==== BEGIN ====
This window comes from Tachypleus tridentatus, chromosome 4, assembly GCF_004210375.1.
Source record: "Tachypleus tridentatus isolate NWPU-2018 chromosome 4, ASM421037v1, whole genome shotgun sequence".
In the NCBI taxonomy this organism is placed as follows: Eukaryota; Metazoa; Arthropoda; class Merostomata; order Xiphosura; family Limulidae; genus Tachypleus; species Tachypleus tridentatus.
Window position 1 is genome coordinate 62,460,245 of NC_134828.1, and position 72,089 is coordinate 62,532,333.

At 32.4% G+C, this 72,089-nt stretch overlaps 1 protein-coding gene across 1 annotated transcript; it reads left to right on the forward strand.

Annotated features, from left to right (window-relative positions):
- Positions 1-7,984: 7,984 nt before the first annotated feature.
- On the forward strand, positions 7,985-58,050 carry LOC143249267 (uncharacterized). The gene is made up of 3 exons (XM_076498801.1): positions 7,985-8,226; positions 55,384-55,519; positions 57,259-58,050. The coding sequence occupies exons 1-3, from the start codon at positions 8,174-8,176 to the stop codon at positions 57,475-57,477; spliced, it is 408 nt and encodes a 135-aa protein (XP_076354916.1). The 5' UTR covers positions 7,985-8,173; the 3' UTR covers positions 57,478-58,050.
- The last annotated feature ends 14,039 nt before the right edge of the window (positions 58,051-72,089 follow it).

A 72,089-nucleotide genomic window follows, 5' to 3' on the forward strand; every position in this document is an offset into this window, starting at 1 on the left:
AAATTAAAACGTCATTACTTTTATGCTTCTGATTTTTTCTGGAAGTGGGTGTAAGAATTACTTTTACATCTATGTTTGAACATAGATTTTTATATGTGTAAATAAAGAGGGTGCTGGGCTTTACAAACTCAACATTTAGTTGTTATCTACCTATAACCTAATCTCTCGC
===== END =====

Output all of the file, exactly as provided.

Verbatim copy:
This window comes from Tachypleus tridentatus, chromosome 4, assembly GCF_004210375.1.
Source record: "Tachypleus tridentatus isolate NWPU-2018 chromosome 4, ASM421037v1, whole genome shotgun sequence".
In the NCBI taxonomy this organism is placed as follows: Eukaryota; Metazoa; Arthropoda; class Merostomata; order Xiphosura; family Limulidae; genus Tachypleus; species Tachypleus tridentatus.
Window position 1 is genome coordinate 62,460,245 of NC_134828.1, and position 72,089 is coordinate 62,532,333.

At 32.4% G+C, this 72,089-nt stretch overlaps 1 protein-coding gene across 1 annotated transcript; it reads left to right on the forward strand.

Annotated features, from left to right (window-relative positions):
- Positions 1-7,984: 7,984 nt before the first annotated feature.
- On the forward strand, positions 7,985-58,050 carry LOC143249267 (uncharacterized). The gene is made up of 3 exons (XM_076498801.1): positions 7,985-8,226; positions 55,384-55,519; positions 57,259-58,050. The coding sequence occupies exons 1-3, from the start codon at positions 8,174-8,176 to the stop codon at positions 57,475-57,477; spliced, it is 408 nt and encodes a 135-aa protein (XP_076354916.1). The 5' UTR covers positions 7,985-8,173; the 3' UTR covers positions 57,478-58,050.
- The last annotated feature ends 14,039 nt before the right edge of the window (positions 58,051-72,089 follow it).

A 72,089-nucleotide genomic window follows, 5' to 3' on the forward strand; every position in this document is an offset into this window, starting at 1 on the left:
AAATTAAAACGTCATTACTTTTATGCTTCTGATTTTTTCTGGAAGTGGGTGTAAGAATTACTTTTACATCTATGTTTGAACATAGATTTTTATATGTGTAAATAAAGAGGGTGCTGGGCTTTACAAACTCAACATTTAGTTGTTATCTACCTATAACCTAATCTCTCGC